Forgiveness

Sometimes I think people misunderstand the meaning of the word forgiveness. Dictionary.com defines forgiveness as: the act of forgiving or the willingness to forgive. It goes on to define forgive as: to grant pardon for the remission of an offense, or to give up all claim on account.

As I look at forgiveness I think about the last definition mentioned, the one referring to giving up all claim on an account. That means no more holding a grudge, or “you owe me”. To me it means that I have given up claim on whatever the person did to wrong me. But it does not mean that I have to continue to allow them to wrong me.

Sometimes this is where our society gets a little messed up. I have been in abusive relationships in the past (far more than I would care to admit) and I am trying to focus on forgiveness as a release of any claim that connects me to my abuser. I forgive those people who abused me because I need to get them out of my life and not allow them to have control over me. Forgiveness does not mean allowing them to continue to abuse me. Instead it is about me releasing my connection to them.

One of my past abusers is someone who has remained in my life, my brother. While I choose not to see him, spend time with him or include him in my life, he is still a part of my parent’s life, and therefore I know what is happening with him and I do occasionally have to see him.

I recently learned that he is suffering from cancer. He is going through radiation and chemotherapy and is in a hard place in his life right now.

I admit to not knowing exactly how to feel when I first found out he had cancer. I wasn’t really sure how to react. I wasn’t happy or relieved as I thought I might be. I also wasn’t sad or despondent as I might be for another one of my family members.

My first reaction was worry and concern. Worry for my parents, as they are the ones who have taken on the responsibility of caring for him. Concerned for my nephews, his sons, who are also the ones who have to deal with this first hand.

I am at a place in my life where I can honestly say that I forgive him for what he did to me. It has definitely taken me a long time to get there, but I do forgive him. But in a selfish way, I did it for me, not him.

I used to fear him. I used to hate him. I used to make myself sick thinking about him. But in my forgiveness I found freedom. I am no longer fearful of him. I no longer hate him. I no longer get sick thinking of seeing him.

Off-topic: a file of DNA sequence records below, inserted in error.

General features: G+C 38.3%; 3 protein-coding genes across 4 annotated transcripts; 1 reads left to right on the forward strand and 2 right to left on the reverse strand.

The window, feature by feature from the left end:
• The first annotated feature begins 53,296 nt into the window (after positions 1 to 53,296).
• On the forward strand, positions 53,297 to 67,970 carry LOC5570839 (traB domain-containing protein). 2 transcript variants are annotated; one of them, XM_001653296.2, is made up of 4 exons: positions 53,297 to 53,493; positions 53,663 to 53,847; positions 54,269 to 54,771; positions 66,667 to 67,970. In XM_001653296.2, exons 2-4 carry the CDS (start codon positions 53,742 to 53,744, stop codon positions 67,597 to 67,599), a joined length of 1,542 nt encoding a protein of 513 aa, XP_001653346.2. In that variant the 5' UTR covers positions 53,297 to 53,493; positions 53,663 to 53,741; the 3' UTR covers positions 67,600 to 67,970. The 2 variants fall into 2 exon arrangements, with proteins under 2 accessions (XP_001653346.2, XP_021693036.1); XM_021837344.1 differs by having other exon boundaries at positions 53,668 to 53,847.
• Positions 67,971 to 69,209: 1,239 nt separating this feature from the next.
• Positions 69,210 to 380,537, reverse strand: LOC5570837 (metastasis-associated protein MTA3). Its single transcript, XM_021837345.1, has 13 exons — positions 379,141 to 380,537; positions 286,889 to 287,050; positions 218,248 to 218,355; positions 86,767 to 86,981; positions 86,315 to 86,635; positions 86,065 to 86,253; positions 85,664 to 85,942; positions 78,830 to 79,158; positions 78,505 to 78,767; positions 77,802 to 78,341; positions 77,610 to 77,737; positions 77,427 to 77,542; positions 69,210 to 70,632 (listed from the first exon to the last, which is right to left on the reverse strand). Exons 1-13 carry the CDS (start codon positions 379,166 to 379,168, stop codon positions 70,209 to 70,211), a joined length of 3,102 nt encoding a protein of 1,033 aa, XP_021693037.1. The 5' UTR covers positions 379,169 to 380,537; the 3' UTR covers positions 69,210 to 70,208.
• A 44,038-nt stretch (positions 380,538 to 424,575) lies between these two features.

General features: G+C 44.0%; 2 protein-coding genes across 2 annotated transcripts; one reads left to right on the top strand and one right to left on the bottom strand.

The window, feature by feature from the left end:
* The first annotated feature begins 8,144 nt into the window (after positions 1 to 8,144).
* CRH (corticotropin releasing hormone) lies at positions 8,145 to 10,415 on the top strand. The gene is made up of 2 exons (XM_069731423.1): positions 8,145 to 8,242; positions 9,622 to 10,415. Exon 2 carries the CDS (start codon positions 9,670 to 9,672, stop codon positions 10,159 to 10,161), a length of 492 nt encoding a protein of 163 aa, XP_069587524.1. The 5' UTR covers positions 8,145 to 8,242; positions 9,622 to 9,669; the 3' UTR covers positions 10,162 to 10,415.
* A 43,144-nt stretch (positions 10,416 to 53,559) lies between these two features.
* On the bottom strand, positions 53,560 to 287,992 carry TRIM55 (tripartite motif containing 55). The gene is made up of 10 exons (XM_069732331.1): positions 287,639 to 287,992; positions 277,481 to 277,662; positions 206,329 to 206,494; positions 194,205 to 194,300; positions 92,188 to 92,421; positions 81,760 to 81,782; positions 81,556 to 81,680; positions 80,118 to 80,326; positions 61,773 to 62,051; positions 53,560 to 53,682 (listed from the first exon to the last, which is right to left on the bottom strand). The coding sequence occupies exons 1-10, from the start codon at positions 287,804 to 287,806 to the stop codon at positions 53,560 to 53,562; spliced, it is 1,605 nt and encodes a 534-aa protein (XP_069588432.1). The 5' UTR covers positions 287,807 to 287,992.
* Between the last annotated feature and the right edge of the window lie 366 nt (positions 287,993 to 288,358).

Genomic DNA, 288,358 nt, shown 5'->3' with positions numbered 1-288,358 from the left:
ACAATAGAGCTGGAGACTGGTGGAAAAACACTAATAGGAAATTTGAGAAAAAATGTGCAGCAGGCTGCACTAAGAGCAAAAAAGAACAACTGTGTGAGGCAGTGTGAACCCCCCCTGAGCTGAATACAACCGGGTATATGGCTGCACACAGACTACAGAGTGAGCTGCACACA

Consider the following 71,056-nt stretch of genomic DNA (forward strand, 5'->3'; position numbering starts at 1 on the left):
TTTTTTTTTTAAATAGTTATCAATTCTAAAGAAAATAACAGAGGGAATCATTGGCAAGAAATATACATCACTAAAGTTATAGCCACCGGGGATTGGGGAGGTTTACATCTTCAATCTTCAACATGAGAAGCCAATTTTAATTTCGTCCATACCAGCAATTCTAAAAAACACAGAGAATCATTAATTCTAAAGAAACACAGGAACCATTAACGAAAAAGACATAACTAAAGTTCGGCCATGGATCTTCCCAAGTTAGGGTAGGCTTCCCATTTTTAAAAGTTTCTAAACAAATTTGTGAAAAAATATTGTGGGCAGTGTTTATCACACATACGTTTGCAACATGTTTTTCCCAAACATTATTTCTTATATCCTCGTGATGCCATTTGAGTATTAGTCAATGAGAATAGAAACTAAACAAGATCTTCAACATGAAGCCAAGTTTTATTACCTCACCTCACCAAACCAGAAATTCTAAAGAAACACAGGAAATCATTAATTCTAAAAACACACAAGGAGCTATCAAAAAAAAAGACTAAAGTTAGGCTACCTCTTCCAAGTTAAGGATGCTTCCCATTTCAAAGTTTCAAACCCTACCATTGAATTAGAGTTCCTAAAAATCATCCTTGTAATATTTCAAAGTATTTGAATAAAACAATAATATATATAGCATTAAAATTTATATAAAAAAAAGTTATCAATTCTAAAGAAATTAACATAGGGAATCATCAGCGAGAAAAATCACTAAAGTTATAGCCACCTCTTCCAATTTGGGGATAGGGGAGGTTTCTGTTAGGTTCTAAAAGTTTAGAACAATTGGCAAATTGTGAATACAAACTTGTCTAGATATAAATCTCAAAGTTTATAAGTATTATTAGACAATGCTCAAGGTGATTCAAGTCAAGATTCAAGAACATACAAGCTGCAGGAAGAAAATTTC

I am working on forgiveness of my ex-husband. That one is more raw but I know that I need to forgive him for myself to move forward.

Genuine happiness

Not every happy birthday wish is genuine. Sometimes it’s just for show.

happy birthday

Yesterday was my birthday. I love birthdays. I don’t care so much about my own birthday, but I love to celebrate my friends and their birthdays.

I am a principal of a middle school. Somehow the kids and the teachers always find out about my birthday and I’m usually a pretty good sport about being sung to by the students all day long. But I remember one birthday when my ex-husband and I were still together and working at the same school and I wasn’t very gracious at all.

My ex-husband planned to surprise me with a cake in the cafeteria when I was on lunch duty and have the kids sing to me. I suspected something was going on, and rather than just go along with it, I resisted. Practically making one of my friends, the social worker at school, drag me into the cafeteria. The kids sang, we had cake, and it was great. But I was pissed about it. And I didn’t know why.

As I look back on that time now, I realize that one of the hardest parts of us working together was that the person other people saw (and loved) at work, and in public, was not the person I went home to at night. Everyone thought he was so sweet and wonderful, but the man I was with at home was angry, mean and spiteful.

We were living a lie, and I think at that time in my life, I was finally starting to realize it, but I couldn’t quite identify it. I didn’t really want to acknowledge it, but our life was most definitely not perfect, in fact it was pretty miserable.

He made such a big deal about being this great guy in public that it made me feel bad about the way he acted it home. It made me doubt myself. I was mad at him that birthday because he wasn’t trying to make sure that I had a happy birthday, he was trying to look good in the eyes of other people. So the birthday gesture didn’t feel genuine. And the fact that he continued to fool people, and still does, made me mad then, and is something I still struggle with now.

Even though I was alone for my birthday, every “happy birthday” that was wished to me felt genuine. The students, the teachers, my friends, my family, my boys, all wished me a happy birthday because they wanted me to be happy. Which [even as I sit here crying as I type this] makes me realize that I am a very lucky person. And I genuinely did have a very happy birthday this year.